I’m currently on day 4 of seven days of Pro.vera. Not to bring on a period for any upcoming clinic trips- I’ll be taking birth control pills in August for that one- but solely to end this cycle and to hopefully (oh please) help out my poor face.
Yep. I am breakout city these days.
It’s kind of crept up on me, but I’ve finally had to realize in the last month or so that my face is as bad as it was when I was a teenager. Before I went on birth control pills. Before I had a PCOS diagnosis. This was close to fifteen years ago now. Since then I’ve been on birth control, more or less continuously, for nine years. I occasionally took a break from it, but never for more than a few months. My skin was fine. I never thought about it, except to be a little bit smug when we lived in a sun-burnt country and I had AMAZING skin for my age because I didn’t grow up there, and lots of women would comment on it.
I chucked out the pills for good back in August 2007 after Q. and I got married. Since then I’ve occasionally taken them for a month to line things up for a cycle at the clinic. And every time we were at the clinic, I would be pumping myself full of hormones to counteract the PCOS so we could get pregnant. My skin throughout was fine. I never thought about it, except to occasionally note I was developing some fine lines, partly from aging, and partly from stressing about infertility.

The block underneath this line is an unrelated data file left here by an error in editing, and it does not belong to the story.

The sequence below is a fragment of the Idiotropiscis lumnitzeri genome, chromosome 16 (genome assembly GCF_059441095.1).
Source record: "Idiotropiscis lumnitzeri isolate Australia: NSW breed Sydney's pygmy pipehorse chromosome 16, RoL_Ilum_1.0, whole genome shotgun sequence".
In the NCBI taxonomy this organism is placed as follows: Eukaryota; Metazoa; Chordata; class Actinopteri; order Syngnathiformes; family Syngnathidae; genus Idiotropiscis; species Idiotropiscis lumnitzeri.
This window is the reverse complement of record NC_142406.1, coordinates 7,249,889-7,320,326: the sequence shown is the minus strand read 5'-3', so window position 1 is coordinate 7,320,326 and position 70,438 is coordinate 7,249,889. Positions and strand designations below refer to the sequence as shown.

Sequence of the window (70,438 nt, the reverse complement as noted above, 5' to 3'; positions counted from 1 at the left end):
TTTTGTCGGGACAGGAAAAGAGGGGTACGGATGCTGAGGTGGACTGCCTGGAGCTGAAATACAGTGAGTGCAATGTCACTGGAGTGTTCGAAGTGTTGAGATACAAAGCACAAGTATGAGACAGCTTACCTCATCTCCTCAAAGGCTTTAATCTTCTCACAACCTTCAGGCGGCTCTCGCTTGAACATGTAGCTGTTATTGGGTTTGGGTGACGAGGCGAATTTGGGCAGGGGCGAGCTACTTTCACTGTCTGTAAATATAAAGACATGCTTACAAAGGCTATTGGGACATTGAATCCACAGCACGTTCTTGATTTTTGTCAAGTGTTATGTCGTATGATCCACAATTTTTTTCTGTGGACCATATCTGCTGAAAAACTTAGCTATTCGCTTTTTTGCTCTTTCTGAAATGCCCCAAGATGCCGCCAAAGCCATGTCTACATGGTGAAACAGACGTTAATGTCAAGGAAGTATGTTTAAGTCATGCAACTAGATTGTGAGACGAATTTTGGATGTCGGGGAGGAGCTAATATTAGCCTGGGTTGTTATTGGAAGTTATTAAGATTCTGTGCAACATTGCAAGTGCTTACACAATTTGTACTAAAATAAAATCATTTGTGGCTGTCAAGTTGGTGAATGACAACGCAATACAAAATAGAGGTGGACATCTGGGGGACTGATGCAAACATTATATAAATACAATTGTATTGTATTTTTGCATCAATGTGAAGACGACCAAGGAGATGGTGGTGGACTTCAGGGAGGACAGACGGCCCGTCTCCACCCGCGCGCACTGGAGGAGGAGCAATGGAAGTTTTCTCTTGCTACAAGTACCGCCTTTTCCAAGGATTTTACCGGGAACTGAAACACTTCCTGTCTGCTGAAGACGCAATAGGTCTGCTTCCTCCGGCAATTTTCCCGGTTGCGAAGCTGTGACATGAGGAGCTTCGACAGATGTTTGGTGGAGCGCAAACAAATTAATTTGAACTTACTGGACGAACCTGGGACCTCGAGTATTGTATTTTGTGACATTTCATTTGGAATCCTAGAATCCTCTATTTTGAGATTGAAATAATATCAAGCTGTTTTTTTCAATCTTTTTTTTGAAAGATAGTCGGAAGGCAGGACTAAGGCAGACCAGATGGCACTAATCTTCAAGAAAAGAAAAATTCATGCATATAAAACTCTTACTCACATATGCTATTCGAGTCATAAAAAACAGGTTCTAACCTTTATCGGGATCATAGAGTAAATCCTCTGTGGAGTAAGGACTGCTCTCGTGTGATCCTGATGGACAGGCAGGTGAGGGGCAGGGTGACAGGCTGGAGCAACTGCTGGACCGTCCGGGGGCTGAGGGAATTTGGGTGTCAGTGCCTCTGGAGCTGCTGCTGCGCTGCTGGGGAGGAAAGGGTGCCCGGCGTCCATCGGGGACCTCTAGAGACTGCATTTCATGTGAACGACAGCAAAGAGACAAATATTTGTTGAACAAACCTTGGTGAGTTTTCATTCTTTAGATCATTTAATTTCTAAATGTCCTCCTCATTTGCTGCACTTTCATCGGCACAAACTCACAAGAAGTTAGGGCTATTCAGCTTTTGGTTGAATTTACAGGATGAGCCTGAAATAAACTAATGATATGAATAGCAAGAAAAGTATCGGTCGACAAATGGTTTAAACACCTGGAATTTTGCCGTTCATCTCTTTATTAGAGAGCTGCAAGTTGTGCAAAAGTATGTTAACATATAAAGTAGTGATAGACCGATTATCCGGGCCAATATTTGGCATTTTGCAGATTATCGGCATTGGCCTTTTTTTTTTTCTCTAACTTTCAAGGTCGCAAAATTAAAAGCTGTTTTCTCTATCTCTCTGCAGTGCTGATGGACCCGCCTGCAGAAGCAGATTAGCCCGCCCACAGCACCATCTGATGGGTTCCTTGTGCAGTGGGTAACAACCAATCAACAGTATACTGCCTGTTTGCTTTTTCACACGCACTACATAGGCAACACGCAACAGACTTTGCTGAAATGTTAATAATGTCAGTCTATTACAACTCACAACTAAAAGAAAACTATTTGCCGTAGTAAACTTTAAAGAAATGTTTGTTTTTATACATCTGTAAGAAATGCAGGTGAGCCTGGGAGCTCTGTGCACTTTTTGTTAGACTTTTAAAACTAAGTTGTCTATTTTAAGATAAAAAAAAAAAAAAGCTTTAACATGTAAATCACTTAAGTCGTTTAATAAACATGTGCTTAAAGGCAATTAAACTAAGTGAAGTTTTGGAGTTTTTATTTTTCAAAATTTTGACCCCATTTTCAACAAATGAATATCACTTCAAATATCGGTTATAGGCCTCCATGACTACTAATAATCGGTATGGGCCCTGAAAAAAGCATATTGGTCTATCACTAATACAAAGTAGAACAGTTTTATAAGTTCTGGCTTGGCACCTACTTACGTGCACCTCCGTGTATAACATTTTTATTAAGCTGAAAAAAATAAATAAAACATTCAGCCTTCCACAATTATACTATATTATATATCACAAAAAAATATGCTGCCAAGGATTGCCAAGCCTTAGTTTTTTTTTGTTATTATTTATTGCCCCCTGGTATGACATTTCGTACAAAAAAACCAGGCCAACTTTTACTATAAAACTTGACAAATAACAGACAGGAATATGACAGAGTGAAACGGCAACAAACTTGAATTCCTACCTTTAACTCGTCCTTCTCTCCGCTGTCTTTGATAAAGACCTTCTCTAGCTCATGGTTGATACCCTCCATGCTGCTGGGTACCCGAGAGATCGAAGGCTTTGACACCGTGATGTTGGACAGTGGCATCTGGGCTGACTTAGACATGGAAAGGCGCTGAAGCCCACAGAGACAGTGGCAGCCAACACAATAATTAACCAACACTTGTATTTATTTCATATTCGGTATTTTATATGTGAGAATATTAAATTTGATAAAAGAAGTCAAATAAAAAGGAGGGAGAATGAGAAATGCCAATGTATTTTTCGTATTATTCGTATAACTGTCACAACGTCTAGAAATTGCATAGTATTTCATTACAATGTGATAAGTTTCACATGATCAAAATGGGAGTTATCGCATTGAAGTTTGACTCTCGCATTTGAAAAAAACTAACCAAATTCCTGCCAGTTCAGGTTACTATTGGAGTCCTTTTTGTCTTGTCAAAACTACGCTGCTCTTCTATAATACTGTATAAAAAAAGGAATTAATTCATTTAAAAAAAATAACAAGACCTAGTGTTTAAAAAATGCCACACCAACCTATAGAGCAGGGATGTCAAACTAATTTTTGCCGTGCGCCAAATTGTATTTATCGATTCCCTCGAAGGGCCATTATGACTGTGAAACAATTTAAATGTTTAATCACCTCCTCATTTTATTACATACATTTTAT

Then I did get pregnant. And then I had E. and was nursing. And all of these things balanced my body out perfectly and my skin looked fantastic.
And then, a year ago now, I weaned E.
And I waited.
I had hoped (hoped so very much) that getting pregnant and breastfeeding for a year would help reset my body. I knew people to whom this had happened. So many things had changed since I first went on birth control when I was nineteen. I was thin now, for one thing. My diet was much healthier. I exercised regularly. In short, I was taking much better care of myself. I knew from the various tests various doctors had run that I had no signs of insulin resistance, that I was an atypical PCOS case.
I wanted my body to fix itself. I wanted it to start over.
In October I started to notice a little bit of acne- just in one spot, near my nose. It was annoying because I couldn’t clear it up, but it wasn’t too unsightly.
In late November I went to see my GP. When I told her I still hadn’t had a period, close to six months after fully weaning E., she sent me off with some Pro.vera to bring on a period.
In January, five weeks after that period, I had another one. On my own. I must have ovulated.
This stupidly raised my hopes again. If it had happened once before, it could maybe happen again! Maybe my body just needed the one artificial bleed brought on through Pro.vera to sort itself out!
So I started waiting again.
And I waited.